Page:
Remote and sparsely populated, The Kimberley, covering almost 423,000-square kilometres, is larger than 75% of the world’s countries yet ranks amongst the least-settled places on earth. Accounting for the majority of northwestern Australia, The Kimberley consists of vast plains dotted with boabs, punctuated with mountains containing palm-fringed gorges and spectacular waterfalls, surrounded by deserts to the south and east, and ultimately the treacherous coastline to the north and west.
Traveling here is a true adventure — each dry season (May-September) a steady flow of people comes to explore what many consider to be Australia’s last true frontier. Aboriginal culture runs deep across the region, from the Dampier Peninsula — where coastal communities welcome travellers — to the distant Mitchell Plateau — where Wandjina and Gwion Gwion art stand vigil over sacred waterholes.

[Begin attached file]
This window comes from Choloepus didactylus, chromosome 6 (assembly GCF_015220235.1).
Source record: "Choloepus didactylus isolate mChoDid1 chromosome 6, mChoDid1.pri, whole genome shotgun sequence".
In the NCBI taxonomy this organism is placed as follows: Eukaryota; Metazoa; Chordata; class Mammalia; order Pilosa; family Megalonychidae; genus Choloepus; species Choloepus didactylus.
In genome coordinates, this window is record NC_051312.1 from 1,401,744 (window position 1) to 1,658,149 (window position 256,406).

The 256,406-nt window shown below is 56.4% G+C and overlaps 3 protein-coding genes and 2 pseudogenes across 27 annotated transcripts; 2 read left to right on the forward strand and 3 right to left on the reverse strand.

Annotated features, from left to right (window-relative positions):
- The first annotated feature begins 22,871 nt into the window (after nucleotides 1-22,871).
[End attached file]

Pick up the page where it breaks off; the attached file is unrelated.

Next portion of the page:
Interestingly, one of the universal truths of remote travel is that despite searching for secluded solace it’s always the people that make the difference. This is true of the Kimberley and those people were primarily, brother and sister, Scotty and Melissa Connel. Both children of The Kimberley, they have a warmth resilience and a gentle, intimate understanding for the beautiful, often harsh environment. They were to be my guides and it soon became clear I could not have landed in more capable and knowledgeable hands.
What follows is the first of two pieces, characterised by the mode of transport — firstly some of the inner Kimberley, by 4×4, kayak, and on foot; and second, some of the endless coast, accessible only by boat and the interior from the air, photographed from plane and helicopter.